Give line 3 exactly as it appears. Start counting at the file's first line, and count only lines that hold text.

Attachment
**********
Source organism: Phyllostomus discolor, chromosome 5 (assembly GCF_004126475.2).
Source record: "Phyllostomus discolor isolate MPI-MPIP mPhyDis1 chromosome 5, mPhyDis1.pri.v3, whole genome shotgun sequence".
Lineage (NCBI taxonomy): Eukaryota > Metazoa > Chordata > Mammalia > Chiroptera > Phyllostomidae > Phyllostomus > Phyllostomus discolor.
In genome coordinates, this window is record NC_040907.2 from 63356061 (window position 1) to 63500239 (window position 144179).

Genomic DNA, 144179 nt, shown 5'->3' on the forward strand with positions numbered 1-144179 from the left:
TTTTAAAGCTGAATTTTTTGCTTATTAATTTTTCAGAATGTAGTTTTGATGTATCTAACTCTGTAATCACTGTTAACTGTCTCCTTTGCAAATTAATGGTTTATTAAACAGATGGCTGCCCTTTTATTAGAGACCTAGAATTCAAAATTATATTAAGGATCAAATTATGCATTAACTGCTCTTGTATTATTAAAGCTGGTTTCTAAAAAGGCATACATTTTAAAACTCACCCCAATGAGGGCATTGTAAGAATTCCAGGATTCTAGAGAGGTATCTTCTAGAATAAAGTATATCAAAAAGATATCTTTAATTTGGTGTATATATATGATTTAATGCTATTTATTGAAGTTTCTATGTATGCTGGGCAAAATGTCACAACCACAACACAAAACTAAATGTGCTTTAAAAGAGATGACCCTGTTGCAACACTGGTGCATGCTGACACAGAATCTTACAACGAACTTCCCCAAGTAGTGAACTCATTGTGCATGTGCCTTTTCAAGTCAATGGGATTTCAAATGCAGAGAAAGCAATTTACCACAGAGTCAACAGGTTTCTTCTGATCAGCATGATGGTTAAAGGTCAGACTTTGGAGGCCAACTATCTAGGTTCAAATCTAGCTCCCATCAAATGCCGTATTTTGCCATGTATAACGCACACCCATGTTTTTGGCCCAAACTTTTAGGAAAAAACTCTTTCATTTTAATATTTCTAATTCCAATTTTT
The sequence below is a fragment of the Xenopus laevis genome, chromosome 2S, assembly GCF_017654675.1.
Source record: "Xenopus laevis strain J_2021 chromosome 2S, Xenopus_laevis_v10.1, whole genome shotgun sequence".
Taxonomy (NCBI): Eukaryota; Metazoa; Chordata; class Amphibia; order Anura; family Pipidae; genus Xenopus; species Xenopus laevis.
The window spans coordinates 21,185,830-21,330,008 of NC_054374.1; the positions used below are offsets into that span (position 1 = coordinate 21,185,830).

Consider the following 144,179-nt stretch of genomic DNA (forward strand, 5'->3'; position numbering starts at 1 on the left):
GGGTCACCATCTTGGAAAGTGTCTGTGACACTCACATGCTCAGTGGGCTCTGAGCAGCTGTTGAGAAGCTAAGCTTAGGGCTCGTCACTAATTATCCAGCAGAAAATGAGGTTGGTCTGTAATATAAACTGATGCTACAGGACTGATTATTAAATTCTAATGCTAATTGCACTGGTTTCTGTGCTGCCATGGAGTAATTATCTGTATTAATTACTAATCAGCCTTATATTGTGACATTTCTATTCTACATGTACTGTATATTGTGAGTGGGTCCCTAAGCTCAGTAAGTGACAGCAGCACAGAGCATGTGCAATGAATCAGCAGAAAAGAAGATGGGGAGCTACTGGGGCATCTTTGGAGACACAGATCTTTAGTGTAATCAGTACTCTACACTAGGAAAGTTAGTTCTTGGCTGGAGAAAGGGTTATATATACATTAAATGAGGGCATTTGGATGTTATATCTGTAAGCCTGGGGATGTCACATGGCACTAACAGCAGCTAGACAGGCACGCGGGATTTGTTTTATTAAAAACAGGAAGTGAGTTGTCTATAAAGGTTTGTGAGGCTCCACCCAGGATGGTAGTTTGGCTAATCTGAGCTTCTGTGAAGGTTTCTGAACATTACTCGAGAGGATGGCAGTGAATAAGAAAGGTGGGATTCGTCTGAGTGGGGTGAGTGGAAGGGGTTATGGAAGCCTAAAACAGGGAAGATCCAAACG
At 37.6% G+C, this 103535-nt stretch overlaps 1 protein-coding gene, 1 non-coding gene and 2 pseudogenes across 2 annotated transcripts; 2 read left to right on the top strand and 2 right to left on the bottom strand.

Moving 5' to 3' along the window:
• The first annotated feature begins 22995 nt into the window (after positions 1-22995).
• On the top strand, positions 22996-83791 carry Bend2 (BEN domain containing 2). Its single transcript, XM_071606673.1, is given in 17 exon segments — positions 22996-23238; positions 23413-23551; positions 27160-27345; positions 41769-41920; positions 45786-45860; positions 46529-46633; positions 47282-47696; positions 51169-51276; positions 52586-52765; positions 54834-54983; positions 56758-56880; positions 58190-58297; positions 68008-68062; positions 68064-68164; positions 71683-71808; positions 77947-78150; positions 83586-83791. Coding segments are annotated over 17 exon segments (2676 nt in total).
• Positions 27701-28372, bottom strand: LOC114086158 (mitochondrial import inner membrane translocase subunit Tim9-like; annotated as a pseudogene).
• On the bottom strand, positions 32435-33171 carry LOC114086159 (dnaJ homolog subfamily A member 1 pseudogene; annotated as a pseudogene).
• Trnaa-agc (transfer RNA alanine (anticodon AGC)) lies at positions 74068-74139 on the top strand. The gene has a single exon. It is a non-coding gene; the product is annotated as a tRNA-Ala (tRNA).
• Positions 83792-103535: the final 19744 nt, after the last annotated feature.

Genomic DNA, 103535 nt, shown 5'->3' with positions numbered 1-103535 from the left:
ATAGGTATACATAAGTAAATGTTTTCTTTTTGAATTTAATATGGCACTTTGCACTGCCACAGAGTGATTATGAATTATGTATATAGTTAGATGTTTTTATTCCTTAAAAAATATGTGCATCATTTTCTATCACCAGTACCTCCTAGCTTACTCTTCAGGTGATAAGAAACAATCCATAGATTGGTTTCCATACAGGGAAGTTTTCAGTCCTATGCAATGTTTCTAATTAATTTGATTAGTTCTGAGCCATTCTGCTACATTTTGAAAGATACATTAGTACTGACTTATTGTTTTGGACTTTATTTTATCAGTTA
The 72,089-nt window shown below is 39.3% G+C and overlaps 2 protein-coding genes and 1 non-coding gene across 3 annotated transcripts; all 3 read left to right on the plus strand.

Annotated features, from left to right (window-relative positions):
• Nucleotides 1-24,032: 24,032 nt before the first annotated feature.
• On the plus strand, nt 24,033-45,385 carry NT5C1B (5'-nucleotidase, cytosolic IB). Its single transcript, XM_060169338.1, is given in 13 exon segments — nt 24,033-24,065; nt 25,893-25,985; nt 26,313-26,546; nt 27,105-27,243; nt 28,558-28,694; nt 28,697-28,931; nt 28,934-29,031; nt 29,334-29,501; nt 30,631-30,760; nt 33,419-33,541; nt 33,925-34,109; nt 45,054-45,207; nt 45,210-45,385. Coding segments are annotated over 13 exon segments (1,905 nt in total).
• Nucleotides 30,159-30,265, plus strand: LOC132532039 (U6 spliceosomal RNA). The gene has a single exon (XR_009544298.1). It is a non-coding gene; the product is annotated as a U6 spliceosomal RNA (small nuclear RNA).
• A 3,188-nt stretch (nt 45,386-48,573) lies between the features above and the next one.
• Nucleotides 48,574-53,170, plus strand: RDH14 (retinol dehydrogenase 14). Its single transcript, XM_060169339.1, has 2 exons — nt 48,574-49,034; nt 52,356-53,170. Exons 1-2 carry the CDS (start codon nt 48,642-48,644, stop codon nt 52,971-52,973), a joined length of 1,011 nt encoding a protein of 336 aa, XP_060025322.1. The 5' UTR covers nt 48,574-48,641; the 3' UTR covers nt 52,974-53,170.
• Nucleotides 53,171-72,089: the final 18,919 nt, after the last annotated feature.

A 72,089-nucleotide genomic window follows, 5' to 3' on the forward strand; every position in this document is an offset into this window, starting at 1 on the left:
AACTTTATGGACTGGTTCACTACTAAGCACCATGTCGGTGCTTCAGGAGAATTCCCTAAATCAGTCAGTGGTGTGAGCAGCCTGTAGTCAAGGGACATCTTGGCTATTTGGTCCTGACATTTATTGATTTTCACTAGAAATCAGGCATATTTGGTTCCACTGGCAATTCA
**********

Lineage (NCBI taxonomy): Eukaryota > Metazoa > Chordata > Mammalia > Chiroptera > Phyllostomidae > Phyllostomus > Phyllostomus discolor.